In a July 2021 statement, Vera celebrated that various “communities successful[ly] demand public investment in representation for immigrants.”

Vera acknowledged that in California, Santa Ana “increased and made permanent funding for its universal representation program,” and Long Beach “committed to leveraging federal sources of stimulus and recovery funding to aid an increase in public funding for the Long Beach Justice Fund.” San Diego launched a new $5 million legal defense program, “the first of its kind in a border county.”

Indianapolis created “a new immigration legal defense fund,” and Philadelphia increased fiscal 2022 funding for the Pennsylvania Immigrant Family Unity Project (PAIFUP), according to Vera.

Philadelphia doesn’t describe itself as a “sanctuary city,” preferring to label itself a “Welcoming City,” according to a 2018 statement: “We do not allow our City employees, including police officers, to ask about the documentation status of people they encounter.”

According to IRLI, Philadelphia Mayor Jim Kenney, a Democrat, announced in 2019 the creation of PAIFUP, a collaborative effort between Vera and the city to counter the alleged “hate” emanating from the Trump administration, which was perceived as taking a hard line on immigration issues. City taxpayers kicked in the first $100,000, and Vera and the Samuel S. Fels Fund donated another $200,000.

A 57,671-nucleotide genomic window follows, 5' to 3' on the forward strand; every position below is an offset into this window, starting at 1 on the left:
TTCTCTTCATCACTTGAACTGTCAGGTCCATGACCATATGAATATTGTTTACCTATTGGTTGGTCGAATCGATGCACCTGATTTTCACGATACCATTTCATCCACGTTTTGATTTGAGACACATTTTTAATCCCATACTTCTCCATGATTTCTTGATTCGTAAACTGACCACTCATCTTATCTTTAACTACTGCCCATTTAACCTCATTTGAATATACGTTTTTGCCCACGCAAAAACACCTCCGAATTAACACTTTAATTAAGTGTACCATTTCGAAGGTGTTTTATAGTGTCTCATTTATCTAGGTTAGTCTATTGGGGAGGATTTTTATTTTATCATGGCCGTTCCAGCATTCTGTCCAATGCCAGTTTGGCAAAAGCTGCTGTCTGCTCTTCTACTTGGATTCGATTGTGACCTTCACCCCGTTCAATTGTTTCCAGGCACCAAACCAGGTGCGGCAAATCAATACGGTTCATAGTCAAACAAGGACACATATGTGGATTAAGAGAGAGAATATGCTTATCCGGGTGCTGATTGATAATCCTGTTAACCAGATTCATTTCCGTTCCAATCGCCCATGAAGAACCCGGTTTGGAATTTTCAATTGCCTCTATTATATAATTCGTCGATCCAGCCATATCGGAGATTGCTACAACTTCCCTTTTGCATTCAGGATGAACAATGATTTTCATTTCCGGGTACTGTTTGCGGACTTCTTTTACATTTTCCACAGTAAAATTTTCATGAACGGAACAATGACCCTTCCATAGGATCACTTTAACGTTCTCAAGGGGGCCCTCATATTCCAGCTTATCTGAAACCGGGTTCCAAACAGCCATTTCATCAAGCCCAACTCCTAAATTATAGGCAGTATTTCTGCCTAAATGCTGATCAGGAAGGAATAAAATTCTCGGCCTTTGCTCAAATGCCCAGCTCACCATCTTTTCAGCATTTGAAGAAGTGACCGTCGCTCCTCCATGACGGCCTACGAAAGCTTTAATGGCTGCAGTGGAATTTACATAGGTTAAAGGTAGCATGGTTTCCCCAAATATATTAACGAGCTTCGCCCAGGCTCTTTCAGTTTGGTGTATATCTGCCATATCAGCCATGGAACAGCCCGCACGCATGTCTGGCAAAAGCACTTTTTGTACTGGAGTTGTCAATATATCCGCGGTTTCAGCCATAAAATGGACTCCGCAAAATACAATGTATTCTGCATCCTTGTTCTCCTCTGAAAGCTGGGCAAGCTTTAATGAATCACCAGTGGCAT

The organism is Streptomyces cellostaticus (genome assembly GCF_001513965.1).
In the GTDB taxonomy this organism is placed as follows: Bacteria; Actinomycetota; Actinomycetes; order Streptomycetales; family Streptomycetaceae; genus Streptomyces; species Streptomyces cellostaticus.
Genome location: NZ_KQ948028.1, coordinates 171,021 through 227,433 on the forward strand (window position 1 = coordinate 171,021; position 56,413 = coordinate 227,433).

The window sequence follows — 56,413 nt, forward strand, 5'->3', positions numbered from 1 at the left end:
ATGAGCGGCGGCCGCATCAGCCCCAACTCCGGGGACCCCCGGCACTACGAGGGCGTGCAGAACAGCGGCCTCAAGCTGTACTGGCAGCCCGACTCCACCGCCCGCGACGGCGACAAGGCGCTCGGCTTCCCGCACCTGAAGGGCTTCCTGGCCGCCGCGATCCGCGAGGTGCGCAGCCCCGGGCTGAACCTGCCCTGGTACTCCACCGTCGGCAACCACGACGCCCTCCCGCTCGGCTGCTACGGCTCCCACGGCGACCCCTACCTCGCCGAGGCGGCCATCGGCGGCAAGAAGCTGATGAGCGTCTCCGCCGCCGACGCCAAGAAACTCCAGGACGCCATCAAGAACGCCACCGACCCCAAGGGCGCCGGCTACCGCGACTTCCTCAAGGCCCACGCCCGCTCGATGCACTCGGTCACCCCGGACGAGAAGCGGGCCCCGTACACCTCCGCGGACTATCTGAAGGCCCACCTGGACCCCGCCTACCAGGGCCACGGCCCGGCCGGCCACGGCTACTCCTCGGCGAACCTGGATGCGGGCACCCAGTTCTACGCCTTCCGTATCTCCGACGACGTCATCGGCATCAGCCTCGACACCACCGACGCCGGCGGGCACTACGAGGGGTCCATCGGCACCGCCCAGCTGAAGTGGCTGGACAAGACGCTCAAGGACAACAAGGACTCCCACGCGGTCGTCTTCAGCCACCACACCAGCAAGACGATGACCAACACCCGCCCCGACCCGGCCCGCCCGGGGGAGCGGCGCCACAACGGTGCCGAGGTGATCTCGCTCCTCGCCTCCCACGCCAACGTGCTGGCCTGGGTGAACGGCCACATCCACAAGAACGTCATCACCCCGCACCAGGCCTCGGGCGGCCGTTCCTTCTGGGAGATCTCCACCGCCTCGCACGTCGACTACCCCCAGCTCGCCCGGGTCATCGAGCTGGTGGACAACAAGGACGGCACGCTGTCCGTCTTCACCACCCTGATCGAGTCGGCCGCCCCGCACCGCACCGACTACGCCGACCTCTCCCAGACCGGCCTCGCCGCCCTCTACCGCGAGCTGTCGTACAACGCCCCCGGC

The program was in jeopardy in 2020 during the pandemic lockdowns that led to mass layoffs and reduced government budgets. Even though Philadelphia was about to zero out the program, city leaders “somehow not only found a way to maintain the program amid a financial crisis, but doubled taxpayer commitment to $200,000 for next fiscal year,” IRLI stated.

PAIFUP said it had “no eligibility criteria other than income and a lack of private counsel” and that it didn’t “exclude individuals based on prior criminal convictions, residency, or any other reason.”

The Epoch Times reached out for comment to the Vera Institute of Justice by telephone and email but didn’t receive a response by press time.

This article by Matthew Vadum appeared Jan. 12, 2022, in The Epoch Times.